The women started saving money, from what they received from their husband, but mostly from what they earned as daily wage worker. While men started pitching in the saving, women got a role in financial decision making at home. Incidents of domestic violence and alcohol abuse also came down.
Over 10-plus years, the SHGs have evolved to more than fulfilling financial needs. The SHGs run by the women offer loan at a minimal interest of 1%. The money is saved in the bank and everyone gets a book with a record of transactions. This ensures transparency and accountability.
Villagers use the money for multiple purposes such as construction of house, children’s education in private schools, investment for agriculture work, medical expenses, etc. With financial empowerment and social acceptance, the women have become confident.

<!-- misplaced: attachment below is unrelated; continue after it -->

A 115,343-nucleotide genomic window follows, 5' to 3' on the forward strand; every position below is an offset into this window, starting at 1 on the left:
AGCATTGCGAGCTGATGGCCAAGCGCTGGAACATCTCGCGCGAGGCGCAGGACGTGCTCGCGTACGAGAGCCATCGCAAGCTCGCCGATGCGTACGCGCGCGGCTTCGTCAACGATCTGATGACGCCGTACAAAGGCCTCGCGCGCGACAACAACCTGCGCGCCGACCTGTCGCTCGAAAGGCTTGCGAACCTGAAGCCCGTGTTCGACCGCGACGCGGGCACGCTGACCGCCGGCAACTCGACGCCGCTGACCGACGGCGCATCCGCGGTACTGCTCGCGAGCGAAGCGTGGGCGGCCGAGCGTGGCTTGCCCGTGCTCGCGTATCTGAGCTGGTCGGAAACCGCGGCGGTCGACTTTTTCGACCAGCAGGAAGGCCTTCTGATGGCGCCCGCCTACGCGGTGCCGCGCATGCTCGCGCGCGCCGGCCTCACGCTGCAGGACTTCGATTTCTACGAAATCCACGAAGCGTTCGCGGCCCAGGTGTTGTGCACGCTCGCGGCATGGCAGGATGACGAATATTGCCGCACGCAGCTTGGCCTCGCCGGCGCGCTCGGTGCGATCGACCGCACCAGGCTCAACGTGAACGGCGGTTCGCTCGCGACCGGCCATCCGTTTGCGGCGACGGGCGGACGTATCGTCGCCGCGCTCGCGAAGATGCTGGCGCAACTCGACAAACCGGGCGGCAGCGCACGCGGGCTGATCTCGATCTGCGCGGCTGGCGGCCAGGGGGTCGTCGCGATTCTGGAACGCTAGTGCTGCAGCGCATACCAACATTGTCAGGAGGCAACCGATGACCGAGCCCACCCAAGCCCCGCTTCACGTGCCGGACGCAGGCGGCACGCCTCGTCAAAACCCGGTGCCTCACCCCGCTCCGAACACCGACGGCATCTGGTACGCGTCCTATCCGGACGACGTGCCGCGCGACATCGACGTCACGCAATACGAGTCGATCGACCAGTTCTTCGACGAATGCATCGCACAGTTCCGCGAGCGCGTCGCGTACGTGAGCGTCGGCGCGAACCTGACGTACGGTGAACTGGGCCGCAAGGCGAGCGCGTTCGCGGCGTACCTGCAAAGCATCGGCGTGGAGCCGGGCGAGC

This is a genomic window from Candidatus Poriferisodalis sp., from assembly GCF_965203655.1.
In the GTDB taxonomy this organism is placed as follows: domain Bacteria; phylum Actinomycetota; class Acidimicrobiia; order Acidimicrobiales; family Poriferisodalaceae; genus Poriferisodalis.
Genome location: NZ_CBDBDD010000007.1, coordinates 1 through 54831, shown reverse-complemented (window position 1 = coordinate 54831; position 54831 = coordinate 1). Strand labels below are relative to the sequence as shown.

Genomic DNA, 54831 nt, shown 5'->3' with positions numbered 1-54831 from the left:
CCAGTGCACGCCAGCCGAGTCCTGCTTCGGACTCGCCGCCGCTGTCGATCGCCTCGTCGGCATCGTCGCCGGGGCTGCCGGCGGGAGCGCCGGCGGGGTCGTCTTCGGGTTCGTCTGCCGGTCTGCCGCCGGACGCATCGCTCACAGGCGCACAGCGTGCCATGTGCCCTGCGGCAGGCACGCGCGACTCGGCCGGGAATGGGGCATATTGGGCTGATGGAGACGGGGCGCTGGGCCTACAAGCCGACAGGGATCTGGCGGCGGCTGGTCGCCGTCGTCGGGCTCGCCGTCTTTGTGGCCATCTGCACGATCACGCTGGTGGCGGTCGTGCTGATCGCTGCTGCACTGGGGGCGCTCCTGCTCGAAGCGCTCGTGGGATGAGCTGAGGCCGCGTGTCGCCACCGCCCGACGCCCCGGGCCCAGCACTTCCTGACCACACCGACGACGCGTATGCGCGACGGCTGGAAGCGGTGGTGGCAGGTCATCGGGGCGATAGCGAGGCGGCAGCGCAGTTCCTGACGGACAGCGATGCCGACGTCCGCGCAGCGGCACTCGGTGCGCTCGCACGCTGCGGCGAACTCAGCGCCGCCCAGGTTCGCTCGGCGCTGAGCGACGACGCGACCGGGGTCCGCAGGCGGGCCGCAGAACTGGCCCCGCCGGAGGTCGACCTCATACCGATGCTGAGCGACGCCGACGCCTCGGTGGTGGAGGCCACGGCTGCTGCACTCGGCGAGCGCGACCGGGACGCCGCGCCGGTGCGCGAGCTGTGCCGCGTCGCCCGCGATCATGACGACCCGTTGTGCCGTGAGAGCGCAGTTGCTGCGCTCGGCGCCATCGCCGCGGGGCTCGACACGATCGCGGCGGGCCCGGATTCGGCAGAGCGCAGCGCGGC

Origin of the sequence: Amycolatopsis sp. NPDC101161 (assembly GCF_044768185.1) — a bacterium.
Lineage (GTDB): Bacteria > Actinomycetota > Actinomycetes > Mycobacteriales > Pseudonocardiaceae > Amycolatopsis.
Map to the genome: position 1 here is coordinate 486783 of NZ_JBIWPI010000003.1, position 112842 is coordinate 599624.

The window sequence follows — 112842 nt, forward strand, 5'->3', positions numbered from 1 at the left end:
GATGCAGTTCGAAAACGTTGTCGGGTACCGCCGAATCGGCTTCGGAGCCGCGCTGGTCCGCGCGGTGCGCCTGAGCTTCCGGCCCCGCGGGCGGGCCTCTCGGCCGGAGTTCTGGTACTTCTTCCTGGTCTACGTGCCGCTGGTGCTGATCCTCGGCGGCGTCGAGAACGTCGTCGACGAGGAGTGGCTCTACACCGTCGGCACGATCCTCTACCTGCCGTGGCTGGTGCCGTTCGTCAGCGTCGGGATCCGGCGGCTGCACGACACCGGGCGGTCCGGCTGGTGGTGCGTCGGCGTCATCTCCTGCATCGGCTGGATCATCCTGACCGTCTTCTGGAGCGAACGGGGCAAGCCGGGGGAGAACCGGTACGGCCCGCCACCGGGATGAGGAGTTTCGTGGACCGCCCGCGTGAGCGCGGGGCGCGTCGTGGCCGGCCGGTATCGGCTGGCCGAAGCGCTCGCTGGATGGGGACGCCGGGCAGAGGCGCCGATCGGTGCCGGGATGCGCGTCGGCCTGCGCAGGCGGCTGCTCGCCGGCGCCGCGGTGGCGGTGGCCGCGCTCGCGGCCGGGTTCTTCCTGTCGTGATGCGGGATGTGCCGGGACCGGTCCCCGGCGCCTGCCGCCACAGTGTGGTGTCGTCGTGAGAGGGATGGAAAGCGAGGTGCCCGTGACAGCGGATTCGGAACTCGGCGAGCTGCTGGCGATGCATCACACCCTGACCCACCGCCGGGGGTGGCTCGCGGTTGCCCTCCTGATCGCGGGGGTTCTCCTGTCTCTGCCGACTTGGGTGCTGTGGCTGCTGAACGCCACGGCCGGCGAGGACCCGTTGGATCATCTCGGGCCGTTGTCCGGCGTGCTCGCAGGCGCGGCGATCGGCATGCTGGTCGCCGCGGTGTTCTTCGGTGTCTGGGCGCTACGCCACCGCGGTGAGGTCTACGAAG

After setting up 10 women SHGs, nurturing a few women’s leadership skills and providing necessary trainings, the women have formed a village organization (VO), with elected leaders. All the SHGs came under the VO umbrella, where they decided to work on the common problems that the community faced.
The challenges included children at the day care center not getting nutritious mid-day meal, lack of toilets, unavailability of common town road, and the like. Improper implementation of Pradhan Mantri Awas Yojana or Prime Minister’s Housing Scheme, and corruption in implementation of government schemes were also some of the other problems.
Earlier the villagers had very few opportunities to come together and discuss common issues. “Except with very close neighbors, women did not interact with anyone,” said Mery, a member of an SHG. The awareness about their rights and various government schemes was limited.